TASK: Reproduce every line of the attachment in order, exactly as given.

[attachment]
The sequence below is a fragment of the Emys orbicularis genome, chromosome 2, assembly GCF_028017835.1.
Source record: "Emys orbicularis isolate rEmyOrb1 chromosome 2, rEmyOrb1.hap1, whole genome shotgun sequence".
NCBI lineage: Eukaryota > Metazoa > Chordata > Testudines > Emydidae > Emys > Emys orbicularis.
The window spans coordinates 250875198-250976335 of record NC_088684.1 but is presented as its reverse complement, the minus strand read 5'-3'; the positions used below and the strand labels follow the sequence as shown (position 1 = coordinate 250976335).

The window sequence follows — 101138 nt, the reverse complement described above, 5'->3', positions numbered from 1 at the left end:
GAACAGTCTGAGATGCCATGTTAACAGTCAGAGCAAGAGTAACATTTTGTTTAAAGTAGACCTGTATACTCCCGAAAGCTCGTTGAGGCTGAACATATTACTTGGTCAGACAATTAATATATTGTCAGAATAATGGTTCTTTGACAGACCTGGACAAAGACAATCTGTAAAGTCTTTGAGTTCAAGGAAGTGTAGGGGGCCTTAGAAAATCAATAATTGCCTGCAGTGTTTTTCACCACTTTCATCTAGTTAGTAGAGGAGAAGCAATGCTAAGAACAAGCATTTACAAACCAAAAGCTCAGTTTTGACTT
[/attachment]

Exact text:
The sequence below is a fragment of the Emys orbicularis genome, chromosome 2, assembly GCF_028017835.1.
Source record: "Emys orbicularis isolate rEmyOrb1 chromosome 2, rEmyOrb1.hap1, whole genome shotgun sequence".
NCBI lineage: Eukaryota > Metazoa > Chordata > Testudines > Emydidae > Emys > Emys orbicularis.
The window spans coordinates 250875198-250976335 of record NC_088684.1 but is presented as its reverse complement, the minus strand read 5'-3'; the positions used below and the strand labels follow the sequence as shown (position 1 = coordinate 250976335).

The window sequence follows — 101138 nt, the reverse complement described above, 5'->3', positions numbered from 1 at the left end:
GAACAGTCTGAGATGCCATGTTAACAGTCAGAGCAAGAGTAACATTTTGTTTAAAGTAGACCTGTATACTCCCGAAAGCTCGTTGAGGCTGAACATATTACTTGGTCAGACAATTAATATATTGTCAGAATAATGGTTCTTTGACAGACCTGGACAAAGACAATCTGTAAAGTCTTTGAGTTCAAGGAAGTGTAGGGGGCCTTAGAAAATCAATAATTGCCTGCAGTGTTTTTCACCACTTTCATCTAGTTAGTAGAGGAGAAGCAATGCTAAGAACAAGCATTTACAAACCAAAAGCTCAGTTTTGACTT